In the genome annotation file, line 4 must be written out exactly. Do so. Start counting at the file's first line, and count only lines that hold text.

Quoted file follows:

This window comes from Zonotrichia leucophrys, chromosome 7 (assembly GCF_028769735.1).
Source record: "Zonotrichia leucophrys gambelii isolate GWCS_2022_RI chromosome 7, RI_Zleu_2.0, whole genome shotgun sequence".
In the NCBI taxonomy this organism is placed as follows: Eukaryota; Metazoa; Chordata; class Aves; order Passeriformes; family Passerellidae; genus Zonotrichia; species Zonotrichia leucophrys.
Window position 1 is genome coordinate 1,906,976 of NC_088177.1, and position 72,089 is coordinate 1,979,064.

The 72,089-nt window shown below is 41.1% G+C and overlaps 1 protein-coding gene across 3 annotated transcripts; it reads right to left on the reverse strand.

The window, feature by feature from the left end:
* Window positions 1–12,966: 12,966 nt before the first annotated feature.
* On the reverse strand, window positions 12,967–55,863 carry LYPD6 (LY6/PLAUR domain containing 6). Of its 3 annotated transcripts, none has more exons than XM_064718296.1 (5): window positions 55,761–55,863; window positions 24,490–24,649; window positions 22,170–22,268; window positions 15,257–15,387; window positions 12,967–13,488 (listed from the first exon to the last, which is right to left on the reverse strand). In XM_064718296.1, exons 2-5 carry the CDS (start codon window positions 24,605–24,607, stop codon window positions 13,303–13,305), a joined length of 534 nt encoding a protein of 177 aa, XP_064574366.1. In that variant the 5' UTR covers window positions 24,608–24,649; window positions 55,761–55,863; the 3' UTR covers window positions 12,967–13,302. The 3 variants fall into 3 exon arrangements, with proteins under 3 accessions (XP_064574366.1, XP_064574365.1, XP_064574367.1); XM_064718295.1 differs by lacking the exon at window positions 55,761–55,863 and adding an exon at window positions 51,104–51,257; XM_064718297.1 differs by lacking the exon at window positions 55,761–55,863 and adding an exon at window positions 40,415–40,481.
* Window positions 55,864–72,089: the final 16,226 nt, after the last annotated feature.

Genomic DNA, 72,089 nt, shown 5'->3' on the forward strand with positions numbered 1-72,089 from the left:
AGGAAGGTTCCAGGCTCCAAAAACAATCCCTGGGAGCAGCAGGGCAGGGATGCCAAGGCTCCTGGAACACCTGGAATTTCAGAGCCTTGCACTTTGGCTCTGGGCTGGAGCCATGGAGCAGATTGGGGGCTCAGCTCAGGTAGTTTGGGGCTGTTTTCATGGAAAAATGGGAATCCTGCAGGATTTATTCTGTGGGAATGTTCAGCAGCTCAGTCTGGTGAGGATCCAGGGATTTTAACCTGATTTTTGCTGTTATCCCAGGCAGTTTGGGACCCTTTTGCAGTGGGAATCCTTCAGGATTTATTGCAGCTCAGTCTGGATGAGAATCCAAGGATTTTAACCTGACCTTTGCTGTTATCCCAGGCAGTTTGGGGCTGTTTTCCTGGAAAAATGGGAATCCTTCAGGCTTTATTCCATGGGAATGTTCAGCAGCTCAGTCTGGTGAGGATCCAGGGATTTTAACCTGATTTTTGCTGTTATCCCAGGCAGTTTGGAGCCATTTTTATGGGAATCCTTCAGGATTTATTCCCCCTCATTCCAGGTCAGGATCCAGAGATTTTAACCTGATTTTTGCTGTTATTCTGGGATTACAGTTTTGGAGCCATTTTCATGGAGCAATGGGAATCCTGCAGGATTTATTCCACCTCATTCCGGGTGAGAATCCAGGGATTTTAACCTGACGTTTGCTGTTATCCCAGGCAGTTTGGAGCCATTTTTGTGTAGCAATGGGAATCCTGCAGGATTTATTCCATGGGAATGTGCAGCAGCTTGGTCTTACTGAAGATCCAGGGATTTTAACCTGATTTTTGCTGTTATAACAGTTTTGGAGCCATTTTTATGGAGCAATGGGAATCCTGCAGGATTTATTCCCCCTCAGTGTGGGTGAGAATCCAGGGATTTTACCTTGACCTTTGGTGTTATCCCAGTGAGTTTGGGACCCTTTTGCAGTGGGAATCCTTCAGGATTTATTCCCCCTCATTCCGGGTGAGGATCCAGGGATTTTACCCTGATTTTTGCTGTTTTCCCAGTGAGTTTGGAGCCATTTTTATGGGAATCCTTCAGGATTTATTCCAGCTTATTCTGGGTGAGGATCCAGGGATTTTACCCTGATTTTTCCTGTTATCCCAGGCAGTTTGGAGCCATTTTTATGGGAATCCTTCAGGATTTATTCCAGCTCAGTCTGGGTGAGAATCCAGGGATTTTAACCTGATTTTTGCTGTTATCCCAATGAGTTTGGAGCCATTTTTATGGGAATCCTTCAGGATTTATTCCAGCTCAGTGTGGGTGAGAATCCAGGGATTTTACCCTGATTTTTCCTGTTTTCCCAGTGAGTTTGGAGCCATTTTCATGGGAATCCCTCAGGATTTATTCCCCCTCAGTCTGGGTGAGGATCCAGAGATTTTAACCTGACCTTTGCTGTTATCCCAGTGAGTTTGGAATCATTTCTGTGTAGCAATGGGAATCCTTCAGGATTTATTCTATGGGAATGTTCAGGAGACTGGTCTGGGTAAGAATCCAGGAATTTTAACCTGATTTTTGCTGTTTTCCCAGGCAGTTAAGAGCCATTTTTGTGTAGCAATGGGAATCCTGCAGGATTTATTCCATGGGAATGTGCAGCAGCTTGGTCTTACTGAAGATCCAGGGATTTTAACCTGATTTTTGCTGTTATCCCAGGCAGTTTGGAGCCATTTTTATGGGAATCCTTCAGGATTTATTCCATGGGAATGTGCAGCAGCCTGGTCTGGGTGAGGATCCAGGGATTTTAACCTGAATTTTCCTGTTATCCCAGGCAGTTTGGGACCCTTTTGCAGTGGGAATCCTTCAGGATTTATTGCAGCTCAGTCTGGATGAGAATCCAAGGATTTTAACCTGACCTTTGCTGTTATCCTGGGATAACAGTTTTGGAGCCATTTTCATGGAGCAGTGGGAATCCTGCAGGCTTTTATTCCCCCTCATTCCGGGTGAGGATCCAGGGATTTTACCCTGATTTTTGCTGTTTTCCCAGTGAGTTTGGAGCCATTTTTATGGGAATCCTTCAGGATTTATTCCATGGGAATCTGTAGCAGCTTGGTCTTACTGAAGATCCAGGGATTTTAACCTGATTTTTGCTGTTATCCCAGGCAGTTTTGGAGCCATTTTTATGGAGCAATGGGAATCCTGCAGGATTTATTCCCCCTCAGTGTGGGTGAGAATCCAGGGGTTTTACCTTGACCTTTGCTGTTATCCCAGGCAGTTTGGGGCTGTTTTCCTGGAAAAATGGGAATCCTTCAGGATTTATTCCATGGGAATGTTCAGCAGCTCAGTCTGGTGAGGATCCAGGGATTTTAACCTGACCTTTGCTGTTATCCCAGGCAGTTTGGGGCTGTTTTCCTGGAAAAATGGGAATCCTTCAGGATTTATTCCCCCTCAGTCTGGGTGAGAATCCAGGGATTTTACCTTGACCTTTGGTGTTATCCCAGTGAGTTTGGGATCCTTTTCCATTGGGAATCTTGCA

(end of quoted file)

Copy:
Window position 1 is genome coordinate 1,906,976 of NC_088177.1, and position 72,089 is coordinate 1,979,064.